However, your GP can refer you to a local genetics service for genetic screening if you’re at a high risk. See our section on prevention above for more information.

FAQ: Can ovarian cancer come back after treatment?

The aim of surgery is to remove as much of your cancer as possible. It may be possible to remove all of your cancer but sometimes some of the cancer cells are left behind.

It’s still possible for ovarian cancer to come back even if you’ve had an operation to remove your ovary. This is because the cancer may have spread beyond your ovary by the time it’s diagnosed. Even if you had your ovary removed, some cancer cells may already have spread into other parts of your body.

You may have chemotherapy after your operation to destroy any remaining cancer cells. Sometimes, this doesn’t work well and the disease doesn’t improve. If this happens, your doctor will then discuss alternative treatments with you.

It’s important to attend hospital appointments after your operation and have regular tests to see if any of the cancer remains. If further cancer is found, you may be able to have more treatment to remove it. It’s important to go back to your GP if you develop any new symptoms that could mean the ovarian cancer has returned. See our section on symptoms above for more information about these.

FAQ: Does using talcum powder cause ovarian cancer?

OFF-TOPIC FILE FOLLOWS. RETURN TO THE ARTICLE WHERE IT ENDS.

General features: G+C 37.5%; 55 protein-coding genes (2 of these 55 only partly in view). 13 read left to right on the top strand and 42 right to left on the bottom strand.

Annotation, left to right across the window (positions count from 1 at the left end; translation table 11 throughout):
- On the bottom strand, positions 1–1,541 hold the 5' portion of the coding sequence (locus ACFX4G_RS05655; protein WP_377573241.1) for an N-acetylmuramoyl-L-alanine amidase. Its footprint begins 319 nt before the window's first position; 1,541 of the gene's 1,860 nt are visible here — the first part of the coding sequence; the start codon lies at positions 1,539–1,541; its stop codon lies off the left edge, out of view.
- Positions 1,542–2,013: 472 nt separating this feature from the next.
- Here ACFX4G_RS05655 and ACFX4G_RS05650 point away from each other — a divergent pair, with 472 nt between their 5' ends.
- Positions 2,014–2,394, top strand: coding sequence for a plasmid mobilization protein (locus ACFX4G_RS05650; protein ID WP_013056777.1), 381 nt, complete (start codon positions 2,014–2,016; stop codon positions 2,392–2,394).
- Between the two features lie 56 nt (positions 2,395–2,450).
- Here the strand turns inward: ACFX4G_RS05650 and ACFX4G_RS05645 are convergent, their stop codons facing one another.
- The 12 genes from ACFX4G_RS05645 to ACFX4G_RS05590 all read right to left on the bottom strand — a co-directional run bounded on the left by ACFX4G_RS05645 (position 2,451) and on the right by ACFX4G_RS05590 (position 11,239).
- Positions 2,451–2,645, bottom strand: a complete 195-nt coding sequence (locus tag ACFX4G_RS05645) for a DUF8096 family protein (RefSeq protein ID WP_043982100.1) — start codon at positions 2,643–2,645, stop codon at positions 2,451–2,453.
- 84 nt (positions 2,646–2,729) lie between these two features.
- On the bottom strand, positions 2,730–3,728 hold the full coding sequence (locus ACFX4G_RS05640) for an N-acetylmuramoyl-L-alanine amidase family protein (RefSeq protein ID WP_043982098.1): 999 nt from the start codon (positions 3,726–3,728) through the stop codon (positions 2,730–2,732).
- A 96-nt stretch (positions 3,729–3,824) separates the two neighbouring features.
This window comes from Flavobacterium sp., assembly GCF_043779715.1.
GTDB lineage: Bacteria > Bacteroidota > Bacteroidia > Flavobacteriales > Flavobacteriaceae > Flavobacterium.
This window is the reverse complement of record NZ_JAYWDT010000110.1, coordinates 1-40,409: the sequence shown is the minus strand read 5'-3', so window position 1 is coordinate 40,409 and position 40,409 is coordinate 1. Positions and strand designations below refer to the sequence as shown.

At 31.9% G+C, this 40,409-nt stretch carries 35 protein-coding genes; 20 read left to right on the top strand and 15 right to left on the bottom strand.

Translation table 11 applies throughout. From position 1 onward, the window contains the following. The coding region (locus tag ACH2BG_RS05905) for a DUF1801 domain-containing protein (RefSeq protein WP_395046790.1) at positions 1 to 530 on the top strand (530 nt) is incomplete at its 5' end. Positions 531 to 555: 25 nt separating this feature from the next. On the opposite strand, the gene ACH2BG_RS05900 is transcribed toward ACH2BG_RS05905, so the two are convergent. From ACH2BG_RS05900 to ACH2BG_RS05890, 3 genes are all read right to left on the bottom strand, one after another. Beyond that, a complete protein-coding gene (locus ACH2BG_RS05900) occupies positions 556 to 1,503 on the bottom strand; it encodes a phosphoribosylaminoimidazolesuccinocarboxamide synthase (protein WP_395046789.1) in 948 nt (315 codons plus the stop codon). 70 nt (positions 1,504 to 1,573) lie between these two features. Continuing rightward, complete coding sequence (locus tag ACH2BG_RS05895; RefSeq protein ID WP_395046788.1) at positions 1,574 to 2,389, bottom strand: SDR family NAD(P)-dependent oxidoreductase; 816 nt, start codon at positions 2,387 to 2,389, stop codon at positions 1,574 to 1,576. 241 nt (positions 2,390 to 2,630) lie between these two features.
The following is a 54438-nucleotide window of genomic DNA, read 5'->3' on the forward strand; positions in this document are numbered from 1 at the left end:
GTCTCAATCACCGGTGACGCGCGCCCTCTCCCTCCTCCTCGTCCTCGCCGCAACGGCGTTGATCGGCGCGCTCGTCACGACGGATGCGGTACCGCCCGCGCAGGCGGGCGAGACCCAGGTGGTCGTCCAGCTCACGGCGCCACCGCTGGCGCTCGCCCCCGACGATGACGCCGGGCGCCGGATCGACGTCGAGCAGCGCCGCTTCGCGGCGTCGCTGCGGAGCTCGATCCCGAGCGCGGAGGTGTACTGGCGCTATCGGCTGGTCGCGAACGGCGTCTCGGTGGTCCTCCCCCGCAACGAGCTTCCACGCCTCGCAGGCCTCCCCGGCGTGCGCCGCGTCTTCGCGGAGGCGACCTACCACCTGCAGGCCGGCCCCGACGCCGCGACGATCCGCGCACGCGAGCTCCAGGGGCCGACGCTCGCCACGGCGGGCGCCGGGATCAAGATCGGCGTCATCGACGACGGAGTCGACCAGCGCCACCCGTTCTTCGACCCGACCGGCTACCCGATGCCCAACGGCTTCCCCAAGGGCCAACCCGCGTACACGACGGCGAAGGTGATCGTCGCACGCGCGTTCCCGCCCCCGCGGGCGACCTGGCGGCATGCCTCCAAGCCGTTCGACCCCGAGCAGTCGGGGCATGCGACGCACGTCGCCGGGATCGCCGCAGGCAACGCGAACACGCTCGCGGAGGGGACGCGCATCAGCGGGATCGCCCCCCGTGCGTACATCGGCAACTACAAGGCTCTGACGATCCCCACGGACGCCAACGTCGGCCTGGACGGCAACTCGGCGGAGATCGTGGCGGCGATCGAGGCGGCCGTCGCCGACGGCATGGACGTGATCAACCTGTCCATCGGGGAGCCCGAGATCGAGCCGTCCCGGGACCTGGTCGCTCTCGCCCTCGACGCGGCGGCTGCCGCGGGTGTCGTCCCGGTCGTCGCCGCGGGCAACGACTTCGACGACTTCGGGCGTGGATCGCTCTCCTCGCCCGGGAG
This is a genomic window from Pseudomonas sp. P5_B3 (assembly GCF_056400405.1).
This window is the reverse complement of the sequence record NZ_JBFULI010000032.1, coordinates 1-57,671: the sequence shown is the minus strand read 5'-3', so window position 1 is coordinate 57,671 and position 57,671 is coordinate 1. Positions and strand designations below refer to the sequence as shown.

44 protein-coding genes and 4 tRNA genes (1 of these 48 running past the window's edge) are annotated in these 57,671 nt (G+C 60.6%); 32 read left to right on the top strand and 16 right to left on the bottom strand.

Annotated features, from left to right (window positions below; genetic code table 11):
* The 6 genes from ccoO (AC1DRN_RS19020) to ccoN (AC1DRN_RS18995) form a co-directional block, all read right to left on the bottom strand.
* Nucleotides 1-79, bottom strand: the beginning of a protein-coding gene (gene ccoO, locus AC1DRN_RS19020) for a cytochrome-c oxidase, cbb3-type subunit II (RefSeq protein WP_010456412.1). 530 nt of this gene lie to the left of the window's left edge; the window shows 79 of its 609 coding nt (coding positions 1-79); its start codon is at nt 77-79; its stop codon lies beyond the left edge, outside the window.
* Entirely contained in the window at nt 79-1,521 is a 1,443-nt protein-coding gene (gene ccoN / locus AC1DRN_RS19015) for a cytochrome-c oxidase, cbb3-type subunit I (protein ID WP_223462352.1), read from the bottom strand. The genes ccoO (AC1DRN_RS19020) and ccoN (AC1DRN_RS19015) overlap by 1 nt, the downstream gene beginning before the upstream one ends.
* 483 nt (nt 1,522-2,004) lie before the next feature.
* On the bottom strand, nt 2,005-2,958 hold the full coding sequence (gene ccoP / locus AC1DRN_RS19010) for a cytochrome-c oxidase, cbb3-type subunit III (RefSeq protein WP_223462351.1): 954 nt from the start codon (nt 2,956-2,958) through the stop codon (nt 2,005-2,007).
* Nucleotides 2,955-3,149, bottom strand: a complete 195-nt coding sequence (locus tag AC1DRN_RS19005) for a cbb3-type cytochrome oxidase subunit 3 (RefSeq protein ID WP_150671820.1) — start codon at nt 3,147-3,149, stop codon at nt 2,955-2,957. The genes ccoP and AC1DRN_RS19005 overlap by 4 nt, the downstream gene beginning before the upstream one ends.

Many studies have looked to see if there’s a link between using talcum powder and getting ovarian cancer. The suggestion is that, if you use talcum powder around your genital area, the powder could travel up inside to reach your ovaries.

The results from these studies have been mixed. Some find that using talcum powder increases the risk of ovarian cancer; some find no link. Many of the studies that find a link rely on women with ovarian cancer remembering whether or not they have used talc in the past. Experts know that can make it tricky to get true results. This is because people with medical conditions like cancer tend to think hard about what might have caused them. They may remember things they’ve done over the years in more detail than others who don’t have that condition.

So doctors aren’t sure at the moment. But even if talc does increase the risk of ovarian cancer, the risk is probably very small. Other factors such as age and smoking are much more important. See our section on the causes of ovarian cancer above for more information.

FAQ: How does the pill affect my risk of ovarian cancer?

Taking the contraceptive pill at any point in your life reduces your chance of getting ovarian cancer. The contraceptive pill works by stopping you from ovulating every month. This is known to reduce your risk of ovarian cancer – your risk is halved if you take the contraceptive pill for five years or more. Once you stop taking the contraceptive pill, it carries on protecting you from ovarian cancer for at least 20 years.